Excellent piece by our PS friend and colleague @Agauger
Excellent article @Agauger. Great job. I’ll have some questions for you after thinking about it some.
Her summary of our goals is spot on here:
The debate over faith and science has become so acrimonious, so poisoned on all sides, in particular concerning origins, that it is nearly impossible to communicate meaningfully with others with different opinions. This can be true even among those who one would think were natural allies. Enter Swamidass. He is trying to create a space where people of all opinions can talk honestly about why they believe as they do, and come to see others as genuine human beings with reasons for their beliefs and not caricatures. This is not easy, I can attest. It takes unlearning bad attitudes and it takes some thick skin and perseverance. Above all, it takes honesty and eventually, the building of a level of trust. The website where this is supposed to happen is called Peaceful Science .
Good article, @Agauger! Like you, I just keep on keeping on, here, and occasionally am treated like I might have something to say worth hearing. Kudos!
Question: what’s the cost?
Any word on where Craig’s thoughts currently are on this?
My guess is he’ll probably very tentatively affirm @Agauger or RTB’s position (only after you’re done with your work on whether it works when allowing for interbreeding) while allowing for common ancestry. And he’ll say that if that’s not right, Adam could be a literary figure and Paul’s citation of Adam could be a literary one but he’s not going to go there unless these other positions completely fail.
My guess is, though, in debates, he’ll probably more or less advocate for the no-Adam position, or at least insist that one can be a Christian and not believe in the existence of Adam.
I would love for him and Tremper Longman to team up, but their views might be too different at this point.
Anything I’d say on this would be speculation.
Yep! We’ll see if I’m right when he actually makes some statements on this.
Well in that sense I am an advocate for the no-Adam view. One does not need to believe in Adam to be a Christian. I’m sure @agauger and Craig would agree too. Our faith is grounded in Jesus, not Adam.
It is up in the air. He could honestly land anywhere.
And then change his mind as he often does like we all do.
Shoe on the other foot. Is there any good reason to “disbelieve” in Adam --that is, not to take the story of Adam as true historically? It would seem that Paul thought not, nor did Jesus.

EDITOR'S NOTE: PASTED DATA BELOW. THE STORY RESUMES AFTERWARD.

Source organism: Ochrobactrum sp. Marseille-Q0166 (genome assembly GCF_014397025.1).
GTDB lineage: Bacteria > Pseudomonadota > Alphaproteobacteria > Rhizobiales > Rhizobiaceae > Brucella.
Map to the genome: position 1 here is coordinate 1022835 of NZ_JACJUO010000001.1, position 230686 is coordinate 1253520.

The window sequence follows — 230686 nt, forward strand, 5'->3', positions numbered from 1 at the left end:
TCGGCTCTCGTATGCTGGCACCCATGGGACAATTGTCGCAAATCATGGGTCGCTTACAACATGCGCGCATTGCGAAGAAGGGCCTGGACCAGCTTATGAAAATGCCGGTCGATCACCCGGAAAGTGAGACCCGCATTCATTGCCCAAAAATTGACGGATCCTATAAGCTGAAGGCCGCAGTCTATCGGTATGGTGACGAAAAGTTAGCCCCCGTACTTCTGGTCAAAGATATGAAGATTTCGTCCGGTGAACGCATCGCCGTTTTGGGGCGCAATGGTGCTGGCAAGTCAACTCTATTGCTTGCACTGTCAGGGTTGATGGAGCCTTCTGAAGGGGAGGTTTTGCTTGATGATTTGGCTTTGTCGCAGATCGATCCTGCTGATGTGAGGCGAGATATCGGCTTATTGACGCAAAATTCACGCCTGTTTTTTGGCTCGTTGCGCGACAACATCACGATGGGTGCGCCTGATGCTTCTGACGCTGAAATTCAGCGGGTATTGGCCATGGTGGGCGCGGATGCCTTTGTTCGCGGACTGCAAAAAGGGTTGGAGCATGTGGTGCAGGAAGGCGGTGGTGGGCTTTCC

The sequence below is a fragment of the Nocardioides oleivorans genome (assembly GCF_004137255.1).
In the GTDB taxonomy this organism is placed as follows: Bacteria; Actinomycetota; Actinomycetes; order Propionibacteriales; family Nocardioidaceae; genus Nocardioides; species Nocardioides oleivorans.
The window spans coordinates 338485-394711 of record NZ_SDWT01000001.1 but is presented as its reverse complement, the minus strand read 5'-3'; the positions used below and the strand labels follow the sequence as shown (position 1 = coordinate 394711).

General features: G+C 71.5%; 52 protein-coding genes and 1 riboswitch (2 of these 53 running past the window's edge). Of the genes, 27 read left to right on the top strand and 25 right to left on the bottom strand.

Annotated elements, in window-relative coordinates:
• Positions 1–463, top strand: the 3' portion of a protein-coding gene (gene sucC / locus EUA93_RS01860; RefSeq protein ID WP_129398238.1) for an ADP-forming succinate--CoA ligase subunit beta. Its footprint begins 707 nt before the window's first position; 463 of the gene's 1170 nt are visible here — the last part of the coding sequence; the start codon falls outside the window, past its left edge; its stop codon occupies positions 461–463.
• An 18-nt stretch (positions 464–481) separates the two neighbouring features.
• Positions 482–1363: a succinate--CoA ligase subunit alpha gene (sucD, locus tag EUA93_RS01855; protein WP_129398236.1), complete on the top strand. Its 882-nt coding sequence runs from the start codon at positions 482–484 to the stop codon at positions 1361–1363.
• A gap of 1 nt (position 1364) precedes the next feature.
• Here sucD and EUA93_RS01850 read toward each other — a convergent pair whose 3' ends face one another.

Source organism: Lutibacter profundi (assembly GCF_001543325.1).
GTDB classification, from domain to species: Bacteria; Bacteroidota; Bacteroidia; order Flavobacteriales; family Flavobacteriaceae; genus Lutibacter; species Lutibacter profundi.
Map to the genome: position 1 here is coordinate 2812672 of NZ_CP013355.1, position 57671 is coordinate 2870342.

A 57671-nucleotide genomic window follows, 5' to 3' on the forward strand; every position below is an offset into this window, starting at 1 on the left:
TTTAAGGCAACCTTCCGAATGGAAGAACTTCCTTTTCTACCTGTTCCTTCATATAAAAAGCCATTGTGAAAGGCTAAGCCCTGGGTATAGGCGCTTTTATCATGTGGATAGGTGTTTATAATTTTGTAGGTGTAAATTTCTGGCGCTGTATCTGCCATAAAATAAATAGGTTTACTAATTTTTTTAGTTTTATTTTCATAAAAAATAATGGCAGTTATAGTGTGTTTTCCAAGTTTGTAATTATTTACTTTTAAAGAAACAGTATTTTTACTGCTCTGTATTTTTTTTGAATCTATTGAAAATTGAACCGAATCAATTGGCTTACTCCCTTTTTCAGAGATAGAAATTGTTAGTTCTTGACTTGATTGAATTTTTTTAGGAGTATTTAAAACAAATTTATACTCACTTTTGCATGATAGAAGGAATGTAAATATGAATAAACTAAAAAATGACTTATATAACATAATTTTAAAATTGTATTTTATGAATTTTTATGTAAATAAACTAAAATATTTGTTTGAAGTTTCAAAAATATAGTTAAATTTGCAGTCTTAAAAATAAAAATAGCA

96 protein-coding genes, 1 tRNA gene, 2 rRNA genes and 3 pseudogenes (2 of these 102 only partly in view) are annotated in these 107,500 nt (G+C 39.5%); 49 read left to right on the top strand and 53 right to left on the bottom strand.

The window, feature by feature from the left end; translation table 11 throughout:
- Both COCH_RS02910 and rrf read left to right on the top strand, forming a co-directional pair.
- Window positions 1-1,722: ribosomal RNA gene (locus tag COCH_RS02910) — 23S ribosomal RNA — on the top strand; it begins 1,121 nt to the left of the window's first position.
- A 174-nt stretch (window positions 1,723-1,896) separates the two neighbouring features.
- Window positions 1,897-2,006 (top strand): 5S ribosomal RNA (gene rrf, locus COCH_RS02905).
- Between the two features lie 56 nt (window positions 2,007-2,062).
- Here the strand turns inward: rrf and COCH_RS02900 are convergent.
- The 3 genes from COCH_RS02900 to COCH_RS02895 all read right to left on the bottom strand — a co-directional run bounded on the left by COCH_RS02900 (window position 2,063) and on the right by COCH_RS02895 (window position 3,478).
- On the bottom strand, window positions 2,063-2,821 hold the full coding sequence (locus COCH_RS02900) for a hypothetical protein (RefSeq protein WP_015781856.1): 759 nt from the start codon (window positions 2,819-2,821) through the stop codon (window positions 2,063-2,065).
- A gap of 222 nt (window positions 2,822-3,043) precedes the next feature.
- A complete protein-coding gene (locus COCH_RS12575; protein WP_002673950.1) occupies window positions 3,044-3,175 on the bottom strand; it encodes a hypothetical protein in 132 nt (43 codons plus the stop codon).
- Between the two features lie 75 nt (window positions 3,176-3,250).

It’s because I believe in Jesus that I agree with him about Adam’s actual and paradigmatic role and historical existence.
I always took it that Paul and Jesus were making literary allusions rather than referring to history.
I sort of see it as somewhere in between. Jesus and Paul believed they were talking about real people, but the the points they make with their references would work whether or not they were making literary or historical references.
I doubt that Jesus in his human nature, or Paul in his 2 temple jewish milieu would have known of the Atrahasis or Gilgamesh myths. But say we spoke with them today, and said, “so it turns out that Genesis 1-11 wasn’t meant to be taken literally. What do we do with all your references to that?” They might get a bit exasperated, roll their eyes and say, “look, my main point still stands even though we now now the proper literary genre of Genesis 1-11. Whether or not Adam and Eve were literary characters, death through Adam still makes a striking point about life through Christ, and they still represent God’s original intention for creation (“male and female,” “one flesh”). It’s OK people.”
I don’t know about Christ but Paul might have believed in a literal Adam.
I say ‘might’ because first century Jewish reading of the Hebrew Bible is much more nuanced than literalists would like to think.
But that’s my point. The proper literary genre of early Genesis is not mythical or allegorical, but historical (presenting a particular theological view of prehistory or protohistory). See Kenneth Kitchen’s “On the Reliability of the Old Testament” or, more accessibly, Iain Provan, et. al. “A Biblical History of Israel” A Biblical History of Israel: Iain Provan, V. Philips Long, Tremper Longman III: 9780664220907: Amazon.com: Books
Or, check out John Oswalt’s “The Bible Among the Myths” for a true comparative look at the radical differences, rather just a superficial hijacking based on the similarities, of the biblical accounts to the other known ANE accounts.
What would force a choice between these two things?
I don’t have that ability to read minds.
I can talk about Sherlock Holmes as if he were real. But you cannot determine what I believe from that. Literary allusion is often talk as-if living within the story.
Why would a choice be needed?
Here, where a false choice is argued.
I would be happy to have merely misread you, however. If the Bible is literature presenting a particular view of history, no such implied choice is necessary.